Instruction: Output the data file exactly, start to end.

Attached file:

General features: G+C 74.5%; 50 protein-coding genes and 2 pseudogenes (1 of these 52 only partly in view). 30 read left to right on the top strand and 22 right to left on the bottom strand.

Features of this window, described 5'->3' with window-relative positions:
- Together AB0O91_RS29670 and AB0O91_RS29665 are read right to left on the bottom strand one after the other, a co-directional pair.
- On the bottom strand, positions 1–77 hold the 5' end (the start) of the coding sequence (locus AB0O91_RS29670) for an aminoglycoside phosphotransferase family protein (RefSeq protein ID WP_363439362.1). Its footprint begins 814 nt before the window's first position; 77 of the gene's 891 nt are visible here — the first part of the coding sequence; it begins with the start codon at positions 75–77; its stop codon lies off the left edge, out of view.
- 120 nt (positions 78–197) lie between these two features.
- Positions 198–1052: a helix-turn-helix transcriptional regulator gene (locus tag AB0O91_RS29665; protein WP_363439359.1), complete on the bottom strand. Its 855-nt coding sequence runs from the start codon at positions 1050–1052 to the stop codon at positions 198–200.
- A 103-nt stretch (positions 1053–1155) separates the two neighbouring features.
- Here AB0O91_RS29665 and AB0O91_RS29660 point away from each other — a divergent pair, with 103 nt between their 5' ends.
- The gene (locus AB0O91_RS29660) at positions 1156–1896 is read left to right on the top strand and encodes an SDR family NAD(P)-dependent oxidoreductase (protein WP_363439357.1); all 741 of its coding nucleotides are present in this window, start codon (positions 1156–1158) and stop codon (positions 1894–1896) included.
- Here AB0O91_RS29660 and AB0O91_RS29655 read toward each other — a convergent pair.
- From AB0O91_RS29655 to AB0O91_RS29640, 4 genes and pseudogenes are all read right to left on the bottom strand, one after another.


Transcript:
General features: G+C 74.5%; 50 protein-coding genes and 2 pseudogenes (1 of these 52 only partly in view). 30 read left to right on the top strand and 22 right to left on the bottom strand.

Features of this window, described 5'->3' with window-relative positions:
- Together AB0O91_RS29670 and AB0O91_RS29665 are read right to left on the bottom strand one after the other, a co-directional pair.
- On the bottom strand, positions 1–77 hold the 5' end (the start) of the coding sequence (locus AB0O91_RS29670) for an aminoglycoside phosphotransferase family protein (RefSeq protein ID WP_363439362.1). Its footprint begins 814 nt before the window's first position; 77 of the gene's 891 nt are visible here — the first part of the coding sequence; it begins with the start codon at positions 75–77; its stop codon lies off the left edge, out of view.
- 120 nt (positions 78–197) lie between these two features.
- Positions 198–1052: a helix-turn-helix transcriptional regulator gene (locus tag AB0O91_RS29665; protein WP_363439359.1), complete on the bottom strand. Its 855-nt coding sequence runs from the start codon at positions 1050–1052 to the stop codon at positions 198–200.
- A 103-nt stretch (positions 1053–1155) separates the two neighbouring features.
- Here AB0O91_RS29665 and AB0O91_RS29660 point away from each other — a divergent pair, with 103 nt between their 5' ends.
- The gene (locus AB0O91_RS29660) at positions 1156–1896 is read left to right on the top strand and encodes an SDR family NAD(P)-dependent oxidoreductase (protein WP_363439357.1); all 741 of its coding nucleotides are present in this window, start codon (positions 1156–1158) and stop codon (positions 1894–1896) included.
- Here AB0O91_RS29660 and AB0O91_RS29655 read toward each other — a convergent pair.
- From AB0O91_RS29655 to AB0O91_RS29640, 4 genes and pseudogenes are all read right to left on the bottom strand, one after another.